Ever since I first came across The Way to Love, I've been obsessed with Anthony de Mello and his writing. Awareness is definitely cut from the same cloth and goes deeper on a number of ideas that will be on my mind for a long time.

In a way, it's poetic that Awareness was Anthony de Mello's final act. It seems like the concept reverberates through everything else he put out into the world. Some of the actionable advice in this book is a bit controversial, but I feel confident that you'll think about things a little differently afterward. If that's not the sign of a great read, then I don't know what is. These are my favorite themes and quotations:


  • You are never in love with anyone. You’re only in love with your prejudiced and hopeful idea of that person
  • You don’t like to say, “My judgment was lousy.” That’s not very flattering to you, is it? So you prefer to say, “How could you have let me down?”
  • Don’t try to make them happy, you’ll only get in trouble. Don’t try to teach a pig to sing; it wastes your time and it irritates the pig.
  • Drop your false ideas. See through people. If you see through yourself, you will see through everyone. Then you will love them. Otherwise you spend the whole time grappling with your wrong notions of them, with your illusions that are constantly crashing against reality.
  • Where there is love there are no demands, no expectations, no dependency. I do not demand that you make me happy; my happiness does not lie in you. If you were to leave me, I will not feel sorry for myself; I enjoy your company immensely, but I do not cling.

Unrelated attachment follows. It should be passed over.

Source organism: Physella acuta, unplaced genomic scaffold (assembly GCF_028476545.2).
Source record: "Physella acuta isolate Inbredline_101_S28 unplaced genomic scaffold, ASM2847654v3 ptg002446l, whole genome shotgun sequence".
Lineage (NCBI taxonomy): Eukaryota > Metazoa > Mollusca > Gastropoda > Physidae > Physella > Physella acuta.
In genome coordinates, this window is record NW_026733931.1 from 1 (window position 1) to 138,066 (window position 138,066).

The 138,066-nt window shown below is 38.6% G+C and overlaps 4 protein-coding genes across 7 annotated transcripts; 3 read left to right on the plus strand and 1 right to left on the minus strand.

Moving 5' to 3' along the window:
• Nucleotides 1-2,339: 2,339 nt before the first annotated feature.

If you ever let yourself feel good when people tell you that you’re O.K., you are preparing yourself to feel bad when they tell you you’re not good. As long as you live to fulfill other people’s expectations, you better watch what you wear, how you comb your hair, whether your shoes are polished — in short, whether you live up to every damned expectation of theirs. Do you call that human?

Seeking Change

  • When you fight something, you’re tied to it forever. As long as you’re fighting it, you are giving it power. You give it as much power as you are using to fight it.
  • Are you listening for what will confirm what you already think? Or are you listening in order to discover something new?
  • We hate the new. And the sooner we face up to that fact, the better. We don’t want new things, particularly when they’re disturbing, particularly when they involve change. Most particularly if it involves saying, “I was wrong.”
  • It’s not that we fear the unknown. You cannot fear something that you do not know. Nobody is afraid of the unknown. What you really fear is the loss of the known. That’s what you fear.
  • The only way someone can be of help to you is in challenging your ideas. If you’re ready to listen and if you’re ready to be challenged, there’s one thing that you can do. It’s called self-observation.
  • What leads to growth is painful experiences. Suffering points up an area in you where you have not yet grown, where you need to grow and be transformed and change.
  • When the archer shoots for no particular prize, he has all his skills; when he shoots to win a brass buckle, he is already nervous; when he shoots for a gold prize, he goes blind, sees two targets, and is out of his mind. His skill has not changed, but the prize divides him. He cares! He thinks more of winning than of shooting, and the need to win drains him of power.